Attorney General (AG) of India KK Venugopal argued before a Constitution Bench of the Supreme Court on Tuesday that holding the All India Bar Examination (AIBE) before enrollment would be the most appropriate course of action [Anuj Agarwal v Union of India].
The submission was supported by senior advocate KV Viswanathan before a five-judge bench comprising Justices SK Kaul, Sanjiv Khanna, AS Oka, Vikram Nath, and JK Maheshwari.
"The Act allows, as it stands now, to frame rules for the pre-enrollment examination. ", the senior counsel informed the court.
On the Court's question about the impact of this approach on the judgment in V Sudeer v Bar Council of India, Viswanathan explained that the judgment in the matter was wrong.
The pre-enrolment training for those entering the legal profession initiated by the Bar Council of India (BCI) was subject to challenge in this case. The Court had struck down the requirement of such training while observing,
"These rules show that an enrolled advocate may practice as a full-fledged advocate, subject to the conditions laid down in these rules. His authority once granted cannot be restricted to his acting in court when he The State remains enrolled as an advocate on the roll. Therefore, it must be held that section 49(1)(ah) cannot uphold the impugned rules."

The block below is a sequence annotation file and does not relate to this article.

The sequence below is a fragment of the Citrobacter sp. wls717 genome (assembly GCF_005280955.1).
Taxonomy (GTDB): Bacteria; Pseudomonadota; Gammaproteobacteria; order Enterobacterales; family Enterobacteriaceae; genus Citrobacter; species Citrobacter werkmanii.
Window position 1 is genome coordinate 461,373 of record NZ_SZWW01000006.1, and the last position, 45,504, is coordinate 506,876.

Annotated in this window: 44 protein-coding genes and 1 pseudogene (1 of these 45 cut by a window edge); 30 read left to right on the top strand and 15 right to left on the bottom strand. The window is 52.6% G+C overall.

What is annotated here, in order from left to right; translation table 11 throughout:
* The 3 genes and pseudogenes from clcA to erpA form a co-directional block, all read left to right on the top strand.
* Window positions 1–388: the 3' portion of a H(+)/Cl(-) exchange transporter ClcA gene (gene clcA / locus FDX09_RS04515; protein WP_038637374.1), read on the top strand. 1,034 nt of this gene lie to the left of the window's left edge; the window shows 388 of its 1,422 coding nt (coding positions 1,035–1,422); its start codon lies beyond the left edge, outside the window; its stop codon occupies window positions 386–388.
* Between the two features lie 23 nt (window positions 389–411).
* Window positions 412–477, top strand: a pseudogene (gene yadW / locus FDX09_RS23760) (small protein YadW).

During the hearing, Justice Kaul also recommended that the difficulty level of AIBE should be determined based on the number of advocates enrolled in the country.
The judge underlined that the minimum standard required was set before being allowed to enroll and practice in the examination. Therefore, it must be of sufficient quality to determine the ability to practice.
"How many lawyers do you need in the system? Ideally, if the job is done fairly, how many lawyers would be needed? Is there a need for such a liberal test?" He asked.
He suggested that BCI conduct an analysis in this regard.
When the issue of necessary training of young lawyers came to the fore, Viswanathan urged the court to consider training young lawyers. He suggested that this may be prescribed as one of the determining factors for lawyers for designation as seniors or for promotion to the Bench.
The hearing will continue tomorrow.
The Constitution Bench is hearing petitions challenging the validity of Rule 9 to 11 of the BCI Rules for violation of Sections 16, 24 and 30 of the Advocates Act and Articles 14 and 19 (1) (g) of the Constitution.
Rule 9 makes clearing AIBE a mandatory pre-condition for every practicing advocate. Rule 10 enables the BCI to conduct examinations and Rule 11 deals with the process of issuing certificates to practice.
The questions referred for consideration of the Bench are:
(1) Whether pre-enrollment training can be lawfully prescribed by the Bar Council of India in terms of the Bar Council of India Training Rules, 1995 made under section 24(3)(d) of the Advocates Act, 1961 and if so If so, what is the decision of this Court in V. Sudhir v. Bar Council of India et al. [(1999) 3 SCC 176)] Need to be reconsidered?
(2) Can a pre-enrolment examination be prescribed by the Bar Council of India under the Advocates Act, 1961?
(3) If questions numbers 1 and 2 are answered in the negative, whether the post-enrolment examination has been validly prescribed by the Bar Council of India in accordance with section 49(1)(ah) of the Advocates Act, 1961?